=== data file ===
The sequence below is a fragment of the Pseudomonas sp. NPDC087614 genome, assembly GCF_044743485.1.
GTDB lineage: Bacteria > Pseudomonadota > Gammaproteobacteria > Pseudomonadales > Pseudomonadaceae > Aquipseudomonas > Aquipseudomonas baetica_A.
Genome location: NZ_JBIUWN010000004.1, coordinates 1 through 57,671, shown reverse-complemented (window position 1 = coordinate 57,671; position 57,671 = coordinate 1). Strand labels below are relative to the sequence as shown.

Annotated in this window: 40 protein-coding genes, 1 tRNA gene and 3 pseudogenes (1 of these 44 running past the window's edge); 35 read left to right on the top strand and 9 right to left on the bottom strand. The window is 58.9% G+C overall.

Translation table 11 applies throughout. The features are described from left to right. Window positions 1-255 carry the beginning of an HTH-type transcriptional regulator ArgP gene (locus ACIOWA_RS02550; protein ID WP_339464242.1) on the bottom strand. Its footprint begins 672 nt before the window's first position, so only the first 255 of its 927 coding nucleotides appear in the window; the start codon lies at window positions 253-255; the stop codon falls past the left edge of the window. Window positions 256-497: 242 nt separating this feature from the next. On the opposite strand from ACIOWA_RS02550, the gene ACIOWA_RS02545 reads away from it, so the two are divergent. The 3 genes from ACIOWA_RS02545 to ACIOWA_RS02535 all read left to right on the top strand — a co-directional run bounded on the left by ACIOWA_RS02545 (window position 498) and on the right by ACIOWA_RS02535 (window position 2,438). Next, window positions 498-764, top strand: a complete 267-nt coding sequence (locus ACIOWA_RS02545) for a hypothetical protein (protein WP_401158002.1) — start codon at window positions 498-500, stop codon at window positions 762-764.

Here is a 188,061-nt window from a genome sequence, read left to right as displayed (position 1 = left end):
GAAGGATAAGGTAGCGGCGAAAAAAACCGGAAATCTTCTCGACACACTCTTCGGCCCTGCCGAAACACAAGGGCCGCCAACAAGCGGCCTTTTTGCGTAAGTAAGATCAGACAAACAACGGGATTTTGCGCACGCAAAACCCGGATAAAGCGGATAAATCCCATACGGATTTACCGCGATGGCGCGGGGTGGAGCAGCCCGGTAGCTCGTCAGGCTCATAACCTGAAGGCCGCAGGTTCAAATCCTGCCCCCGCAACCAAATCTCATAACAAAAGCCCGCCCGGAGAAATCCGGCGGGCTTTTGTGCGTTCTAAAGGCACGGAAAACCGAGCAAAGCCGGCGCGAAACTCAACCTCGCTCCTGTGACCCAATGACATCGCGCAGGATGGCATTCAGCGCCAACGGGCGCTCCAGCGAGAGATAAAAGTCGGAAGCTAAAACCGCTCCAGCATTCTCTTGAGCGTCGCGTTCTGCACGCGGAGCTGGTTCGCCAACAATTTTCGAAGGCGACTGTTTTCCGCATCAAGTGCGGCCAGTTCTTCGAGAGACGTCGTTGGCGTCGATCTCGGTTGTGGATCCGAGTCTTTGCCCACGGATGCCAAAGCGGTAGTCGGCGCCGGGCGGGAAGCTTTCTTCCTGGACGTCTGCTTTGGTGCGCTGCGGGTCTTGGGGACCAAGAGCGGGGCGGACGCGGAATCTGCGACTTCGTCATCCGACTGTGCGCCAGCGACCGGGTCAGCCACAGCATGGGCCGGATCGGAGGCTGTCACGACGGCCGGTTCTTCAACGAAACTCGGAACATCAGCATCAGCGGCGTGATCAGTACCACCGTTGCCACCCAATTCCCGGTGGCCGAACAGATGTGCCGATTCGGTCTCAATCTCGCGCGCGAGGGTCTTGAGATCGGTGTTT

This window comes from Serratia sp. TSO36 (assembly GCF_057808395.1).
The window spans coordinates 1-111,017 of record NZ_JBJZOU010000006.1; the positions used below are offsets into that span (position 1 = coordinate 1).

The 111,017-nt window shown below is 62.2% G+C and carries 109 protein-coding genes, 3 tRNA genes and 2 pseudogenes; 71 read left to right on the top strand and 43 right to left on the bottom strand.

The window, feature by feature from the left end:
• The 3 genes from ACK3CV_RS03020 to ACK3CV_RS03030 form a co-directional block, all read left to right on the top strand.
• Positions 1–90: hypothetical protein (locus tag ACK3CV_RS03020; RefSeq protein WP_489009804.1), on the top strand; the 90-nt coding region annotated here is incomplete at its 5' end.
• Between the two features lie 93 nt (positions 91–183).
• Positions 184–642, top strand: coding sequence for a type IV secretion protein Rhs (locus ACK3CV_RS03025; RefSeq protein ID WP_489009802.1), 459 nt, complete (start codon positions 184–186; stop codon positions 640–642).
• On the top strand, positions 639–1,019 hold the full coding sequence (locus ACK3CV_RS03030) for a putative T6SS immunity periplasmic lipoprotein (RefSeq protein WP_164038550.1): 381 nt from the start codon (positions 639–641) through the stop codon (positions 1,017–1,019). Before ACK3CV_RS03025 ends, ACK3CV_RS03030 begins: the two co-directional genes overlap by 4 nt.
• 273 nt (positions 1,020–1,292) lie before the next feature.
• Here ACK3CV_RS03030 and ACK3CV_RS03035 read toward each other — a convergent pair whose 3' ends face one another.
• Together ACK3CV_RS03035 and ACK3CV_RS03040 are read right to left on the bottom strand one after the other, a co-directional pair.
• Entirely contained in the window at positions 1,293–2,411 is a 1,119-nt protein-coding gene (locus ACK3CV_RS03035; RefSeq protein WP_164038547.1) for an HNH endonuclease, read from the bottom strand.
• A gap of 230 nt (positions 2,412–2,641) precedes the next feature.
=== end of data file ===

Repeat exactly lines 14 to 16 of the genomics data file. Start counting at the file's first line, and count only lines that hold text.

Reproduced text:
• Between the two features lie 93 nt (positions 91–183).
• Positions 184–642, top strand: coding sequence for a type IV secretion protein Rhs (locus ACK3CV_RS03025; RefSeq protein ID WP_489009802.1), 459 nt, complete (start codon positions 184–186; stop codon positions 640–642).
• On the top strand, positions 639–1,019 hold the full coding sequence (locus ACK3CV_RS03030) for a putative T6SS immunity periplasmic lipoprotein (RefSeq protein WP_164038550.1): 381 nt from the start codon (positions 639–641) through the stop codon (positions 1,017–1,019). Before ACK3CV_RS03025 ends, ACK3CV_RS03030 begins: the two co-directional genes overlap by 4 nt.